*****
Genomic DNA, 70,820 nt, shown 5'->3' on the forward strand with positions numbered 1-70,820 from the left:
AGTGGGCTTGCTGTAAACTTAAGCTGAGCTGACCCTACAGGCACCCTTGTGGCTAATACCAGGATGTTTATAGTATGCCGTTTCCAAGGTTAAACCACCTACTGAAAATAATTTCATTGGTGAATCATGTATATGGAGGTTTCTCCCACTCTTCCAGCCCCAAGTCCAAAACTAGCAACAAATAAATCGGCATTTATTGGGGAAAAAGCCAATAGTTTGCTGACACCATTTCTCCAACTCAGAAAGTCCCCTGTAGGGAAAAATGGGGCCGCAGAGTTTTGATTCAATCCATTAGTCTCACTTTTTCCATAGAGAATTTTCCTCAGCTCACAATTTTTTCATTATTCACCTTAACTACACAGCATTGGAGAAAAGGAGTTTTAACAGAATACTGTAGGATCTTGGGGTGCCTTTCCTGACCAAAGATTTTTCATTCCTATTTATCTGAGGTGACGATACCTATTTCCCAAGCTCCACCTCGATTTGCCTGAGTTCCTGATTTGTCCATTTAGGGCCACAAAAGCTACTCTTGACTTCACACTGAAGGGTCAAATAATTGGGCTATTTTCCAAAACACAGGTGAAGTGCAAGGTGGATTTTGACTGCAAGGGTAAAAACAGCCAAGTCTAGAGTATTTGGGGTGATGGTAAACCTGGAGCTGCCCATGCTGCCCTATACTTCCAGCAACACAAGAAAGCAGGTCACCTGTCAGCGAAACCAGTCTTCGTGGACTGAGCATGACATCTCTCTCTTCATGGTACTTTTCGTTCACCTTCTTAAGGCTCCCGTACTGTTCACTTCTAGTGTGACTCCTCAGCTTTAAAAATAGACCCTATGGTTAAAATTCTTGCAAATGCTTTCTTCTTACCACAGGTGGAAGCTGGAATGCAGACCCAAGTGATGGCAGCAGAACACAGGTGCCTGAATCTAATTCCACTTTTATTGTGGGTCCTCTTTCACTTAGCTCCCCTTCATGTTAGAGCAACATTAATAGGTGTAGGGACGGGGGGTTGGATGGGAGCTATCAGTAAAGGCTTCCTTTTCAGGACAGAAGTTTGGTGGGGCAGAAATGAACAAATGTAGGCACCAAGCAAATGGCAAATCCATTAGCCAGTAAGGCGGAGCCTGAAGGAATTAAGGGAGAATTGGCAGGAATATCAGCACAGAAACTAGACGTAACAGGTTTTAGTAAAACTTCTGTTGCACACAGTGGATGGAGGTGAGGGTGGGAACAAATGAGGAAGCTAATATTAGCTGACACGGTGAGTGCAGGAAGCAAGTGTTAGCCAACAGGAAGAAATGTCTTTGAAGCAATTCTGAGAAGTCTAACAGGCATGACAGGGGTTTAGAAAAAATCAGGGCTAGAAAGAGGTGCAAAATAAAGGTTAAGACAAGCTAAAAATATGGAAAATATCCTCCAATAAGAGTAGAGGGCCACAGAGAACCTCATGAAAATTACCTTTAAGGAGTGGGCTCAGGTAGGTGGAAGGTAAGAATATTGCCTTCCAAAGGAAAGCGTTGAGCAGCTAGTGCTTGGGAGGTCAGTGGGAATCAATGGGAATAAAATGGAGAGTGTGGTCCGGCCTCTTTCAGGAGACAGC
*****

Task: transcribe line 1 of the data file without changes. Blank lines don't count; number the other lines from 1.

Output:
Genomic DNA, 70,820 nt, shown 5'->3' on the forward strand with positions numbered 1-70,820 from the left: